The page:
Heartbleed Update: Akamai Mitigates Vulnerability

From our previous posts on April 16 and April 11, you know that our content delivery network (CDN), Akamai, was affected by Heartbleed and has been working to resolve the vulnerability. We have received confirmation from Akamai that they have patched the OpenSSL vulnerability and reissued all LeanKit certificates, thereby mitigating the Heartbleed vulnerability for LeanKit users.

As an additional means of precaution, we advise all users to change their LeanKit account passwords at their earliest convenience.

To change your LeanKit password:

  1. Go to your LeanKit home screen.
  2. Hover over the LeanKit logo in the top left corner of the screen.
  3. Select “Change Password.”

ChangePassword

If you have any questions or concerns, please contact LeanKit Network Security at netsec@leankit.com.

Changing the Way REA Group Works

REA Group has experienced impressive growth since it was founded in 1995. A startup that began in a suburban garage, it now employs more than 900 people worldwide and is a top 100 Australian Stock Exchange (ASX) company valued at $6.78 billion.

As REA Group continues to grow, the enterprise has embraced Agile and Lean practices to ensure the delivery of business value to its customers, using LeanKit to support the initiative.

We interviewed Damian Fasciani, Technology Services Manager at REA Group, to understand how LeanKit is changing the way REA works.

REA Group Team Collaboration

REA Group team members collaborate by using LeanKit on a touchscreen.

What started in the technology services group as a way to visually manage work using “digital card walls” has now spread across the organization to include HR, legal, procurement, sales and marketing teams.

Today, LeanKit has become an integral part of how teams work at REA Group, providing better work visibility and enabling cross-functional teams to collaborate more effectively.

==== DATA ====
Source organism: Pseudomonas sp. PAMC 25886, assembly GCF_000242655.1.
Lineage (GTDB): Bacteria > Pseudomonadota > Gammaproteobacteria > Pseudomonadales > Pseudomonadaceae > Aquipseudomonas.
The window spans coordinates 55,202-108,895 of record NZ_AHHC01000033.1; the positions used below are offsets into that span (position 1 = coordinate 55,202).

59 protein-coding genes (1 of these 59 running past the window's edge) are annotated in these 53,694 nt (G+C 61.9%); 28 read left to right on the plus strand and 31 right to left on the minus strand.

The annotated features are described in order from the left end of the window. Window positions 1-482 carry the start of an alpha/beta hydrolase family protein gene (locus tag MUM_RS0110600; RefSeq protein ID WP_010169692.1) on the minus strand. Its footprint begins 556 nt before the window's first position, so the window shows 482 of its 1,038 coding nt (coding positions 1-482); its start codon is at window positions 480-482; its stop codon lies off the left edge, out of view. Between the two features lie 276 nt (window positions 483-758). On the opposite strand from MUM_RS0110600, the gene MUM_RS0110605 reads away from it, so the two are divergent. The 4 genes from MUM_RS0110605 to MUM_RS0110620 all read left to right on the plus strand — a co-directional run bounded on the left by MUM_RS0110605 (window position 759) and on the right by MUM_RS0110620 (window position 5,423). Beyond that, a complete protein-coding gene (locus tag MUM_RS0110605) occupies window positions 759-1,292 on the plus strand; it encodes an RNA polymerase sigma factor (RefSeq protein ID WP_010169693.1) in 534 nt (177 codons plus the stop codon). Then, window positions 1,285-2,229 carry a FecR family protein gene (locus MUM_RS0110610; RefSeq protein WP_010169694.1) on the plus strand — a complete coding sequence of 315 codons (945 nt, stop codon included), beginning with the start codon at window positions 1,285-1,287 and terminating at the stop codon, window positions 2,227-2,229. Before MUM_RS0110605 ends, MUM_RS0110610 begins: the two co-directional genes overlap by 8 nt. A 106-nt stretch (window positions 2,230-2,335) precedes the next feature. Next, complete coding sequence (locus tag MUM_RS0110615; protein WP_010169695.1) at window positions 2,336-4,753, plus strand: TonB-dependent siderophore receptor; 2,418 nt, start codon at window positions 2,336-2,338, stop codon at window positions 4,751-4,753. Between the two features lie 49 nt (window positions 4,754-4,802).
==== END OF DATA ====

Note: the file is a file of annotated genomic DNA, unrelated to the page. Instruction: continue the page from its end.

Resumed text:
Read the full success story

 

Heartbleed Update: LeanKit Service Provider Status

Update 04-21-2014: LeanKit service provider, Akamai, mitigates vulnerabilities. Users advised to change LeanKit account password(s). Learn more

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Initial checks with all of our vendors indicated that there were no LeanKit service provider vulnerabilities to Heartbleed. However, our content delivery network (CDN), Akamai, recently amended their previous statement to communicate to their customers that they are currently implementing fixes related to the Heartbleed issue. Akamai’s corrective actions, in part, include reissuing SSL certificates for all of their customers, including LeanKit.

We are actively monitoring updates from Akamai. When Akamai confirms that LeanKit’s SSL certificates have been rotated and that Akamai is no longer vulnerable, we will send out another update with next steps. In the meantime, there is no need for you to take action.

Additional information related to the evolution of Akamai’s response to the Heartbleed issue can be found here:

If you have any questions or concerns, please contact LeanKit Network Security at netsec@leankit.com.

WIP Limits: How to Journey (safely) Into the Unknown (Part 2 of 3)

In part one of this blog series, I discussed why limiting the amount of work you have in process can be so inherently difficult. Now that you’re aware of the mindset needed to implement work-in-process (WIP) limits successfully, it’s time to venture a little further into the unknown.

There are three different perspectives to consider when managing WIP limits: personal, team and organizational. A common mistake is to assume that the same approach for managing WIP limits will be effective at each of those levels. Take it from me that it won’t. In this post, I’ll share some of the observations, ideas and lessons that I’ve learned about managing WIP limits at the team (execution) level and at the organizational (structural) level.

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How To Solve Problems So They Stay Solved

systems-thinking-certification-programWhy is it that as we approach our goals they seem to be more difficult to achieve? Why is it that things progressing so well seem sooner or later to turn sour? And when things turn sour, how is it that they seem to do so in such a rapid fashion? Why is it that every problem we solve seems simply to lead to a whole new set of problems? Why is it that the problems we thought we solved yesterday seem to come back to haunt us in a few weeks or months? Why is it that a group of individuals each doing what seems so sensible manages to create something that none of them want, i.e. bureaucracy? Why it is that no matter how much money I make it never seems to be enough? Why is it that co- operative partnerships that should produce tremendous results so often end with the partners becoming adversaries?

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